Valley Public Radio - Live Audio

armona

Kerry Klein / Valley Public Radio

When the federal government reduced how much arsenic it would allow in drinking water in 2006, the water system in Jim Maciel’s Central Valley community was suddenly considered unsafe to drink. Bringing that arsenic content back down to a safe level required a lot of work, as he explains to a few colleagues at a water leadership institute in Visalia. “It took us about 8 years and $9.2 million to comply with their new standards,” he says. “And we just got that plant online in September of 2017.”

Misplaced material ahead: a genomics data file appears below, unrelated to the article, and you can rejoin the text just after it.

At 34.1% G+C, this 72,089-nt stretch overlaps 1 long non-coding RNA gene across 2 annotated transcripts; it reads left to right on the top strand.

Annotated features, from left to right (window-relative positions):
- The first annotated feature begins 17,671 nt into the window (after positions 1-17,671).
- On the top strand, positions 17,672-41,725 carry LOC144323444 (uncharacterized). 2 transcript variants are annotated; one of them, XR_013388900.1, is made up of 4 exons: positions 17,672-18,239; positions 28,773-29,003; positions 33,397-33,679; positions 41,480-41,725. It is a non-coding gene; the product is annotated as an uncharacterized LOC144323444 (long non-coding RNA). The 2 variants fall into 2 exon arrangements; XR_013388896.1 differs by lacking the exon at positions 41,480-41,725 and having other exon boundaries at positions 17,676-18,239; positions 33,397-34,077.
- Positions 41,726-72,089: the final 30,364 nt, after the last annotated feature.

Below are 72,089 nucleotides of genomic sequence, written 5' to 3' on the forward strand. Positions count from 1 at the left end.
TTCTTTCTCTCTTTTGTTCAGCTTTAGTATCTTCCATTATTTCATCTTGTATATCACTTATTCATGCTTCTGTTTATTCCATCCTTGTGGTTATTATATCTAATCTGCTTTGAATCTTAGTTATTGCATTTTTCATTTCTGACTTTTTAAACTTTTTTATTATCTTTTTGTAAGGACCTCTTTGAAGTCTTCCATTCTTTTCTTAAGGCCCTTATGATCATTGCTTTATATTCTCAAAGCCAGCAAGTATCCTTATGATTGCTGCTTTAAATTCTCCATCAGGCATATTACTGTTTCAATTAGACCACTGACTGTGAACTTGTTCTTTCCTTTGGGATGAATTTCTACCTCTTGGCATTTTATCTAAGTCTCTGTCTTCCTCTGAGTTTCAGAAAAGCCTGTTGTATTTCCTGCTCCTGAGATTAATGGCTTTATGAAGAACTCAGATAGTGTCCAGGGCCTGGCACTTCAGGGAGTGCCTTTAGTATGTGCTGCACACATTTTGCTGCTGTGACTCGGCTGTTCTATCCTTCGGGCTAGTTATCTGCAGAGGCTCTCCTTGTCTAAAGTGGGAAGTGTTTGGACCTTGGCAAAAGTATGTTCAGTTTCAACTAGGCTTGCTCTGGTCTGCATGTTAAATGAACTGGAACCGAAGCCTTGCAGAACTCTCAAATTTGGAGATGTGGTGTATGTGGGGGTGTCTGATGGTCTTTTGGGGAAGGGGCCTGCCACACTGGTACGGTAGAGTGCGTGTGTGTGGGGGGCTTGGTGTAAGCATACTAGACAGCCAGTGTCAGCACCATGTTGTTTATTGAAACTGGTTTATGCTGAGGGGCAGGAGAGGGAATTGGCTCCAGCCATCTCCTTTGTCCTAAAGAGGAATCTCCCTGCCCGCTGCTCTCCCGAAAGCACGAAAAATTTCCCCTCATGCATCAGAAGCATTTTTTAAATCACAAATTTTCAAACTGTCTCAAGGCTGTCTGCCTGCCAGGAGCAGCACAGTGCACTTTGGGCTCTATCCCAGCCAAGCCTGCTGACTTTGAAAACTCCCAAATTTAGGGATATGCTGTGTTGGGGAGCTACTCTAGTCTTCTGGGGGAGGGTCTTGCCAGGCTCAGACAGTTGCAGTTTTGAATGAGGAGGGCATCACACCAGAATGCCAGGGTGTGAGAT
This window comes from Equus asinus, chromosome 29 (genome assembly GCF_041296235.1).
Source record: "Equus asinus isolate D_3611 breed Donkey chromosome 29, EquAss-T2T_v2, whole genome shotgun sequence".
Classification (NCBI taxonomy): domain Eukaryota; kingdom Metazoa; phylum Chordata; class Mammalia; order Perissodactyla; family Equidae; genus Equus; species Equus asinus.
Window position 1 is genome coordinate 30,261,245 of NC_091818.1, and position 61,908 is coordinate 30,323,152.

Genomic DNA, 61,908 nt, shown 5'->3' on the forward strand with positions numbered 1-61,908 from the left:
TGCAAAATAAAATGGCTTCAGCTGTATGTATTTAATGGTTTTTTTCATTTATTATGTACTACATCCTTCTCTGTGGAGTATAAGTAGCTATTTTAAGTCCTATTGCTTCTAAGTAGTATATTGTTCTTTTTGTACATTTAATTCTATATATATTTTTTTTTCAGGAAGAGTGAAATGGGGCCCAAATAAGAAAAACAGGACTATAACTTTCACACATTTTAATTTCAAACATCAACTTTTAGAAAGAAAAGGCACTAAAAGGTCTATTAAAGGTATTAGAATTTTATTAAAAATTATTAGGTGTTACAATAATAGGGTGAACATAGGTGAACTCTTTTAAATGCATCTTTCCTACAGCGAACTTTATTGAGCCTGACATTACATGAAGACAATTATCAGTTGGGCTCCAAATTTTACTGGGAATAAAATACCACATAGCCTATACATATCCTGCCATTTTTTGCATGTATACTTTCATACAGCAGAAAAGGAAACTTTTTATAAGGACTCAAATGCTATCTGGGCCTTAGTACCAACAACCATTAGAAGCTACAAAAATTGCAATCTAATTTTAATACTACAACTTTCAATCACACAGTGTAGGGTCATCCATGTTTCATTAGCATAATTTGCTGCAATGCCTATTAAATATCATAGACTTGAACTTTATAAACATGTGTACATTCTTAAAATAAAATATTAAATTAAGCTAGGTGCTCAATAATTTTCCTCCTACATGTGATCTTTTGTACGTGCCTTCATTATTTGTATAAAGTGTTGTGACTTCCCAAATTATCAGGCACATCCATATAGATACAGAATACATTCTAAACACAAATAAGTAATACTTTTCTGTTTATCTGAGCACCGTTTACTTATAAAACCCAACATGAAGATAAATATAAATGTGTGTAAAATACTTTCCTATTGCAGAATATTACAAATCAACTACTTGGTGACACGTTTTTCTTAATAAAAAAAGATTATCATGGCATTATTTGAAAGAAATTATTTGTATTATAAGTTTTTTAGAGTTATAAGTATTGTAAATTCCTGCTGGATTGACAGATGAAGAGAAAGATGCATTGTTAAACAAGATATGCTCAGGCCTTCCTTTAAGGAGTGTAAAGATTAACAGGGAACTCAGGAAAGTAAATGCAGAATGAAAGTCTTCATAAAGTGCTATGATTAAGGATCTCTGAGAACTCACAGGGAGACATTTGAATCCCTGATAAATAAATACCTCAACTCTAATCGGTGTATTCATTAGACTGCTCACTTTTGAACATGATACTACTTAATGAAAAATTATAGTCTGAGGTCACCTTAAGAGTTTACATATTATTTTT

The Hanford Sentinel reports that one of the San Joaquin Valley's last drive-in movie theatres may close after the end of the summer season, thanks to a rash of vandalism, and pressures for development.